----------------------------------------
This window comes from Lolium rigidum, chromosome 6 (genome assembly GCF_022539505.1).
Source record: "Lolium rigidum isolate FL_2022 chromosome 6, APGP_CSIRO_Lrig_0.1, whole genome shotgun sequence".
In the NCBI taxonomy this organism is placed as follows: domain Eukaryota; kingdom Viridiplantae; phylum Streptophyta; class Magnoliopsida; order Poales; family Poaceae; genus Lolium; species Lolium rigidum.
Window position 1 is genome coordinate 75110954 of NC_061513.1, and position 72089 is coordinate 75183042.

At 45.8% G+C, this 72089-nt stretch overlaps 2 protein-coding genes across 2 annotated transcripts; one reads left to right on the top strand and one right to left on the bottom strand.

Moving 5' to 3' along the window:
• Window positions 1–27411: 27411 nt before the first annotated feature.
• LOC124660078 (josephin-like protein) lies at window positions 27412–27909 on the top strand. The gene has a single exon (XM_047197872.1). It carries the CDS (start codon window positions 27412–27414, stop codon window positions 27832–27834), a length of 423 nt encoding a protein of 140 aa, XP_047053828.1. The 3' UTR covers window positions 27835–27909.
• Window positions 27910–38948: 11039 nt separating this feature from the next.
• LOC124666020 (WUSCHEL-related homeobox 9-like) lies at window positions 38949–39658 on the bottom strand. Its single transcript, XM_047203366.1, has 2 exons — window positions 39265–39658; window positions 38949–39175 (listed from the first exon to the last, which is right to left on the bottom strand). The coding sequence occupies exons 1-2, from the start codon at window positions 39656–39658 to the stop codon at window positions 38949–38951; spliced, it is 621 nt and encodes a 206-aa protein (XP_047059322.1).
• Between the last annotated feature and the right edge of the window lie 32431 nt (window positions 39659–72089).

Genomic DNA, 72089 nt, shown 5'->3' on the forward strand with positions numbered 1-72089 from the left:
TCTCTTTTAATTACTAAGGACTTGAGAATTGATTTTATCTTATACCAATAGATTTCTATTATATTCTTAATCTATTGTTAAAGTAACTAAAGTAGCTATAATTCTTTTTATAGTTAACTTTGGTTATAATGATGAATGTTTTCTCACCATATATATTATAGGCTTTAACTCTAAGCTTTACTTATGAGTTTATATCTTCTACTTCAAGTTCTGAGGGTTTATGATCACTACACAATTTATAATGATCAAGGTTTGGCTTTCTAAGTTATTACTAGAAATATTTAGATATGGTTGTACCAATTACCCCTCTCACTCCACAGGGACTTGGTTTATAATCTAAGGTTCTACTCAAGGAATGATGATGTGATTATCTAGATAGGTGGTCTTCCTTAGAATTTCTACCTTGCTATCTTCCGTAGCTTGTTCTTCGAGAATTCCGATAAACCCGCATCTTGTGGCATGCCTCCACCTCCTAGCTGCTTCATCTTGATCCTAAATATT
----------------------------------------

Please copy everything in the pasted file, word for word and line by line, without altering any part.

This window comes from Lolium rigidum, chromosome 6 (genome assembly GCF_022539505.1).
Source record: "Lolium rigidum isolate FL_2022 chromosome 6, APGP_CSIRO_Lrig_0.1, whole genome shotgun sequence".
In the NCBI taxonomy this organism is placed as follows: domain Eukaryota; kingdom Viridiplantae; phylum Streptophyta; class Magnoliopsida; order Poales; family Poaceae; genus Lolium; species Lolium rigidum.
Window position 1 is genome coordinate 75110954 of NC_061513.1, and position 72089 is coordinate 75183042.

At 45.8% G+C, this 72089-nt stretch overlaps 2 protein-coding genes across 2 annotated transcripts; one reads left to right on the top strand and one right to left on the bottom strand.

Moving 5' to 3' along the window:
• Window positions 1–27411: 27411 nt before the first annotated feature.
• LOC124660078 (josephin-like protein) lies at window positions 27412–27909 on the top strand. The gene has a single exon (XM_047197872.1). It carries the CDS (start codon window positions 27412–27414, stop codon window positions 27832–27834), a length of 423 nt encoding a protein of 140 aa, XP_047053828.1. The 3' UTR covers window positions 27835–27909.
• Window positions 27910–38948: 11039 nt separating this feature from the next.
• LOC124666020 (WUSCHEL-related homeobox 9-like) lies at window positions 38949–39658 on the bottom strand. Its single transcript, XM_047203366.1, has 2 exons — window positions 39265–39658; window positions 38949–39175 (listed from the first exon to the last, which is right to left on the bottom strand). The coding sequence occupies exons 1-2, from the start codon at window positions 39656–39658 to the stop codon at window positions 38949–38951; spliced, it is 621 nt and encodes a 206-aa protein (XP_047059322.1).
• Between the last annotated feature and the right edge of the window lie 32431 nt (window positions 39659–72089).

Genomic DNA, 72089 nt, shown 5'->3' on the forward strand with positions numbered 1-72089 from the left:
TCTCTTTTAATTACTAAGGACTTGAGAATTGATTTTATCTTATACCAATAGATTTCTATTATATTCTTAATCTATTGTTAAAGTAACTAAAGTAGCTATAATTCTTTTTATAGTTAACTTTGGTTATAATGATGAATGTTTTCTCACCATATATATTATAGGCTTTAACTCTAAGCTTTACTTATGAGTTTATATCTTCTACTTCAAGTTCTGAGGGTTTATGATCACTACACAATTTATAATGATCAAGGTTTGGCTTTCTAAGTTATTACTAGAAATATTTAGATATGGTTGTACCAATTACCCCTCTCACTCCACAGGGACTTGGTTTATAATCTAAGGTTCTACTCAAGGAATGATGATGTGATTATCTAGATAGGTGGTCTTCCTTAGAATTTCTACCTTGCTATCTTCCGTAGCTTGTTCTTCGAGAATTCCGATAAACCCGCATCTTGTGGCATGCCTCCACCTCCTAGCTGCTTCATCTTGATCCTAAATATT